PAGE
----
Approaching cybersecurity in 2021
As we move into the New Year, cybersecurity continues as ever to evolve in various ways. Of course, this would have been true even in less disruptive times. The challenges brought about by a global pandemic and mass shutdowns have necessitated creative, out of the box approaches to protecting data. Remote working provoked new strategies and solutions towards the incessant barrage of cyber risks.
Many of these have been the work of sophisticated hackers, while others might result from something as mundane as a new smart device they got as a holiday gift. Once connected, a risk is created, even if the device isn’t currently in use. People “are accessing sensitive work systems, they might have work data on their device that they are sharing with other people in the household,” says cybersecurity consultant Dave Hatter. Considering remote working, 2020 only exacerbated this issue for IT teams and consumers, while giving bad actors a broader attack surface.
However many businesses choose to return to the office once a degree of normalcy has returned, a good number no doubt will maintain their remote working gig for good. This will mean expanding security strategies beyond a main network to account for each individual device that hooks up, wherever it may be. Ensuring proper security postures across this spectrum will become just as important as traditional perimeter measures. Moreover, this device diaspora should also enhance the importance of securing the data itself on site. Proper management, including access privileges and consistent monitoring, will be even more vital going forward. Much has been made in recent times of Zero Trust policy—an approach of highly controlled and selected access, as the name suggests—and it seems likely to be more widely adopted in the future.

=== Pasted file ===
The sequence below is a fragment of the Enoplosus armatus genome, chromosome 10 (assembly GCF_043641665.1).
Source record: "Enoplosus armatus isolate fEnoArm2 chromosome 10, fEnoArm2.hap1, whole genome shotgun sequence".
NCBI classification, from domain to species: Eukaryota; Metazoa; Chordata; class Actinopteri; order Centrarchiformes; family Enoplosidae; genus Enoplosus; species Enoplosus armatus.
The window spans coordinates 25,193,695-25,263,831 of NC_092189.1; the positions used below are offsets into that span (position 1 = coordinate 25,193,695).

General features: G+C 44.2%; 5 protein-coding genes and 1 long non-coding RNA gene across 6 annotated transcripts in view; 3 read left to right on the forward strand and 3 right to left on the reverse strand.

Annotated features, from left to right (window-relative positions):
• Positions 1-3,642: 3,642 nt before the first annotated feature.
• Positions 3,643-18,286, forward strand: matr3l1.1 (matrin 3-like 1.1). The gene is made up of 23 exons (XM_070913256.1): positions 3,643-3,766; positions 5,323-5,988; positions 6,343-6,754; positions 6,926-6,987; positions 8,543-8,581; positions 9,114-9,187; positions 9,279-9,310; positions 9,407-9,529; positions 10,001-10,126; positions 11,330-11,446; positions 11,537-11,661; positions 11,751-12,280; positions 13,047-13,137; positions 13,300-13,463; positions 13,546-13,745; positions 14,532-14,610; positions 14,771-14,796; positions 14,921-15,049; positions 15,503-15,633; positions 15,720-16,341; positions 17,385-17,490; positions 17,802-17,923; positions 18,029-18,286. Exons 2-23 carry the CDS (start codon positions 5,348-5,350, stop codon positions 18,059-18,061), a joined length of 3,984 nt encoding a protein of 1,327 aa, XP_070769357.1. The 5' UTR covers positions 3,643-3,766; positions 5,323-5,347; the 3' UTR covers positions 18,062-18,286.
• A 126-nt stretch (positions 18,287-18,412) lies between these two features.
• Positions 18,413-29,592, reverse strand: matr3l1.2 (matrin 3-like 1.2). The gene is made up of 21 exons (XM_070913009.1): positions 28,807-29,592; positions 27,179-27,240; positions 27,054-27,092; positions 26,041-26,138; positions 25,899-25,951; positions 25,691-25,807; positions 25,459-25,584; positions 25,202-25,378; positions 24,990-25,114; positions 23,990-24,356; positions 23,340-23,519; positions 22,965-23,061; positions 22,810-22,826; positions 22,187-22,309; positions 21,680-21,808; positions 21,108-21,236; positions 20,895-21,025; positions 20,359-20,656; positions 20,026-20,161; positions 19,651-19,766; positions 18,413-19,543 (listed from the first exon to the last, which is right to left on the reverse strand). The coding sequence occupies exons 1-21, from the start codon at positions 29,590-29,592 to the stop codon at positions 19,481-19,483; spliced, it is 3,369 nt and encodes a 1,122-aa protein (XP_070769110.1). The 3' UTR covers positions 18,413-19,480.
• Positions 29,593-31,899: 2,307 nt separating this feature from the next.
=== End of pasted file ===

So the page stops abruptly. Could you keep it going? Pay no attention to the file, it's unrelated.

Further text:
Ransomware also proved a significant threat, and analysts predict this trend is still growing. We saw numerous cases of COVID-related schemes that exploited the situation this year. The pandemic has only made already valuable medical data even more so (both to cyber criminals and actual patients). Hospitals struggled to keep up their data protection on top of everything else they had to cope with.
2020 was inarguably a chaotic year, to say the least. With any luck 2021 will provide an opportunity for companies to move towards something more like normalcy. Realistically, businesses should prepare for more of the same, keeping ready, should circumstances drastically change again, to pivot and adapt as quickly as they were forced to this year.